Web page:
Young Professional Spotlight: Magi Zlatkova

As a member of the UNA – Chicago chapter, Magi Zlatkova’s favorite SDG is #4: Quality Education – after all, “education is the foundation of everything,” she says. We spoke with Magi about her experience as a Young Professional representative.

 

When did you first get involved with UNA-USA? 

2016

What interests you the most about the organization? 

Truly having the power to affect change at a local level and getting to know some great people in the process!

What made you decide to take on a leadership role within your chapter, and what’s been the greatest value to come from that work? 

Professionally, I deal with operations and data, and I realized there was a need for that, especially in the non-profit space. I realized that I could help create structured opportunities for people to get involved in ways that impact their areas of interest. What’s cool about UNA is that when you’re really passionate about a project, there are people to support you so you can achieve your goal. In my case, that project involves organizational structure, data within the organization, and other projects relating to operations. To me, that’s been the greatest value; I love meeting people who are passionate about engaging in opportunities that I helped create.

What role did you have as a YP Representative, and how did your national volunteer work (as a YP Rep, attending the summits) inform your local work?  

Early on, while I was YP chair, I was simply helping create opportunities for like-minded individuals to get together and network. If they happened to join in our advocacy campaigns, education, or any part of the organization, great – but the goal was mainly to be a resource and develop a sense of community. The YP network at UNA is wonderful, both locally and nationally. I found that there are so many young professionals that want to be engaged in volunteer work with UNA locally, and nationally, and young professionals are there to help with support through past experiences.

What are the major projects/programs you’ve contributed to in your chapter? 

I’ve had the privilege of being able to contribute to many pilot programs that Chicago has started. In the past year, thanks to our president, we (re)started our Global Goals program, where people who work locally can become an ambassador for a global goal, and act on it. We also began a fellowship with the State Department, where our members can engage with an Embassy abroad, to learn about diplomacy. Both projects are a great example of how UNA contributes to work both locally and globally, and I’m looking forward to helping grow them next year. Stay tuned…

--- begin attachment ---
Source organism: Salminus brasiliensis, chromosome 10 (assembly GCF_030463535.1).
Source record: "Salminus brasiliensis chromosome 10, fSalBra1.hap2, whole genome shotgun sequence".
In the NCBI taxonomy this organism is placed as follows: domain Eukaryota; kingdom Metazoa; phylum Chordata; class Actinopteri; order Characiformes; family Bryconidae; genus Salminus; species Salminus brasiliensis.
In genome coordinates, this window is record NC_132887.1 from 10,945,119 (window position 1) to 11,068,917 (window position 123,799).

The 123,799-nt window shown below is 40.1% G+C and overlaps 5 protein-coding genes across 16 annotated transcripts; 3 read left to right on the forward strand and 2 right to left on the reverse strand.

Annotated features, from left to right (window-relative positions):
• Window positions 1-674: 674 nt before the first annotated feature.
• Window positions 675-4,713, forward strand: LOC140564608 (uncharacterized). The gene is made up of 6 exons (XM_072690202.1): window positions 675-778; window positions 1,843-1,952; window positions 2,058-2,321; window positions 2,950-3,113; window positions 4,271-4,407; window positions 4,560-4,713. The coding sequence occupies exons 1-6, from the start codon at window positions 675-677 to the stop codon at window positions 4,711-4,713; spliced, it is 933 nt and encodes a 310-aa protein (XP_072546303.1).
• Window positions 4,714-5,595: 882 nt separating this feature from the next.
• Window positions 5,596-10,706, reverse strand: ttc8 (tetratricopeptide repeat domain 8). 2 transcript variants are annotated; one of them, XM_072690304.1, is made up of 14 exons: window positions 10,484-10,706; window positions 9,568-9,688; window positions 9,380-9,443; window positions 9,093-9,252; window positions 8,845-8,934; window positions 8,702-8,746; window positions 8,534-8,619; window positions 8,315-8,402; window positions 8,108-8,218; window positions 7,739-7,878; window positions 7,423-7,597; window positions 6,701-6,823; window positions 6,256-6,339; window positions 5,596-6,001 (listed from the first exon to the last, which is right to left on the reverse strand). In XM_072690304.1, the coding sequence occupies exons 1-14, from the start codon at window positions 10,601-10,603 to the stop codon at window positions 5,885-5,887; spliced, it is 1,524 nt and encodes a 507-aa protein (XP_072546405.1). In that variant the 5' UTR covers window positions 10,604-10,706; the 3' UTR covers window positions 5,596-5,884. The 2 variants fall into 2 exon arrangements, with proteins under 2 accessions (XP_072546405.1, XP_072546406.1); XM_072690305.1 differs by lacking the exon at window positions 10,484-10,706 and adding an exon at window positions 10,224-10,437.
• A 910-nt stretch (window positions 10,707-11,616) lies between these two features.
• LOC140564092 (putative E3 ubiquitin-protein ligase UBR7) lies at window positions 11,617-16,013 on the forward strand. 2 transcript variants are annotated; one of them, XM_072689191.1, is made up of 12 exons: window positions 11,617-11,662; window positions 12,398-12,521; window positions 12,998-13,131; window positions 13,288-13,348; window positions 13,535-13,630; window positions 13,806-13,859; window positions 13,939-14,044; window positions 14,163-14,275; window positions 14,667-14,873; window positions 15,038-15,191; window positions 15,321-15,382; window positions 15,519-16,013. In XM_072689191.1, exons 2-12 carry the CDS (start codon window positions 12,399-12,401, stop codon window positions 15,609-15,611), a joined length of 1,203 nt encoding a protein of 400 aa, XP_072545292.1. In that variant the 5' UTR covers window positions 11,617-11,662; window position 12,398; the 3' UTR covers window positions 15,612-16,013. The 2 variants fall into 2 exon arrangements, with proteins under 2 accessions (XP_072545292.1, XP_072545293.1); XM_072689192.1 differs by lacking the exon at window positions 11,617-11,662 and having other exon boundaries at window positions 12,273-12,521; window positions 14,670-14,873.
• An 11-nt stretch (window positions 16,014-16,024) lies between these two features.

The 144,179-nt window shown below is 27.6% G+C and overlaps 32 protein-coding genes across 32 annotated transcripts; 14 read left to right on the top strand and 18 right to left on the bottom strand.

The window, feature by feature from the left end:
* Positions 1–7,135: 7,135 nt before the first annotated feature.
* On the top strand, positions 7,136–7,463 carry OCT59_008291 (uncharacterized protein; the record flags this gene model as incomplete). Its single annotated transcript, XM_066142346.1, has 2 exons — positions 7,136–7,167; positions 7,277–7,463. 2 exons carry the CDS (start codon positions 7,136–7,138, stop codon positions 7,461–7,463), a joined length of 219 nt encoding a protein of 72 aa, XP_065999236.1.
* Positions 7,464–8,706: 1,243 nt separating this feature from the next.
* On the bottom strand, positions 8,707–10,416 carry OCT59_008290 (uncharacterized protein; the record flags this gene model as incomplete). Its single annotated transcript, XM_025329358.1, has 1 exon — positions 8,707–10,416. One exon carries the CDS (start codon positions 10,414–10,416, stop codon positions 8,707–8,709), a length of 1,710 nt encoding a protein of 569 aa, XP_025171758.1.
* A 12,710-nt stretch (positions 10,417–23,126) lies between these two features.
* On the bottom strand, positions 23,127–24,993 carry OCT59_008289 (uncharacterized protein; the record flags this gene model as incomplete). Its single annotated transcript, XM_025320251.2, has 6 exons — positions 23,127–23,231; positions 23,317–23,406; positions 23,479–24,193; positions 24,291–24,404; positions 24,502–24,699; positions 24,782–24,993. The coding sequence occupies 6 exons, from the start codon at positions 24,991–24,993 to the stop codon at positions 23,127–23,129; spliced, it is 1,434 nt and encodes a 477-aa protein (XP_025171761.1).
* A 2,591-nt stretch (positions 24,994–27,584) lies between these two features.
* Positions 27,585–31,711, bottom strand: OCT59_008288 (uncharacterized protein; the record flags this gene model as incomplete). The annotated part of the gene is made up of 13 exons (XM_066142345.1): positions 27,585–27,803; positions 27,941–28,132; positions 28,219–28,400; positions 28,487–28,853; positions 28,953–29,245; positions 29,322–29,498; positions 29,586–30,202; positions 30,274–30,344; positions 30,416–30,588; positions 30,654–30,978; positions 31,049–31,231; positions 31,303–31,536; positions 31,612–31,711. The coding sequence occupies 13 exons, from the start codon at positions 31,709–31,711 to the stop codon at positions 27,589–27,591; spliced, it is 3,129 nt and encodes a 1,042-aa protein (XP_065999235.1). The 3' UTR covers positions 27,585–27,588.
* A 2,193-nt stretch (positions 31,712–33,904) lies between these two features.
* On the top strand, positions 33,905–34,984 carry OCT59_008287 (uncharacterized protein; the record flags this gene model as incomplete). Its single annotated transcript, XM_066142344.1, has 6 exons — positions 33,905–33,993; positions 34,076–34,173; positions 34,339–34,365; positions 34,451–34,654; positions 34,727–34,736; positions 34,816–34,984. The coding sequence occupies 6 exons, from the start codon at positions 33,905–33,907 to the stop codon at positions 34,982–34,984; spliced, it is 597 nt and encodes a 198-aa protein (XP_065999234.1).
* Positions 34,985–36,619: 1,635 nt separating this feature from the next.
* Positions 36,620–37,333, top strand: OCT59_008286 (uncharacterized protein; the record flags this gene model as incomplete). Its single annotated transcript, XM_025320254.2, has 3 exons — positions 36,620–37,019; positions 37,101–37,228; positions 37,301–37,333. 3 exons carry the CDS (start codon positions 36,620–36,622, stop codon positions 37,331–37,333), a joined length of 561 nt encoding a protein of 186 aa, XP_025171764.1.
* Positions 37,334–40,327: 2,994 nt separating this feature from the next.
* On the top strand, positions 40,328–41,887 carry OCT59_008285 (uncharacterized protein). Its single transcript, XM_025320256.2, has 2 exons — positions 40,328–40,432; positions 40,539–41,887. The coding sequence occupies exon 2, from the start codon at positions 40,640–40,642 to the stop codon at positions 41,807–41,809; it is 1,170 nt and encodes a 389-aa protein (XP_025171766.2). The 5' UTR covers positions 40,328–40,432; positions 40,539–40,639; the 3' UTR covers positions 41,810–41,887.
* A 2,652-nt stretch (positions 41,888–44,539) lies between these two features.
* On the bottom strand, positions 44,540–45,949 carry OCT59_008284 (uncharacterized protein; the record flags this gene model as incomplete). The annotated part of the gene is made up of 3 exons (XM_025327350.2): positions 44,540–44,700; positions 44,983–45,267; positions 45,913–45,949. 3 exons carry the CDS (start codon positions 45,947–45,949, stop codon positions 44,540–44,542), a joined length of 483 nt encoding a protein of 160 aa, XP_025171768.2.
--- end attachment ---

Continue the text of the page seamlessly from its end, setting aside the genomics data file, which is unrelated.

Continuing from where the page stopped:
What benefits do you see to being involved both locally and nationally within UNA-USA? What do you like most about the summits? 

There are SO many benefits, it just depends on what you’re looking for! Professionally, it’s great for your resume, and helps build experience – perhaps even in areas where you might not have had previous experience. Personally, it just comes down to the fact that it makes you feel great; it’s so easy to use UNA as a platform to make an impact in your corner of the world. The national chapter and summits help support local work through inspiring and motivating you, while connecting you to people who are doing similar work across the country.

What’s one thing that your most proud of during your time in UNA Chicago? 

Since I started, I have wanted to create a reoccurring Women’s Day event in Chicago. Last year, I was finally able to hold the event with our chapter to start our Cities for CEDAW initiative, which lead to a collaboration with our Advocacy Director. Since then, we have been able to get a signed letter of support for CEDAW from the Mayor of Chicago. So much more to come in this space!

What’s one piece of advice you would give to other young members looking to make an impact in their local chapters and communities? 

Find one thing you are passionate about and commit to it. It’s really difficult at times, because I know we are all passionate about so much. There’s so much work to be done in every area that it’s hard to focus. However, once you decide to devote your time to climate action, education, or whatever it may be, you really get to know the space, and become an expert in your field. This allows you to feel like you’re having a tangible impact in a space of significance to you. No amount of time commitment is too small; just beginning, and asking how you can get involved is important!

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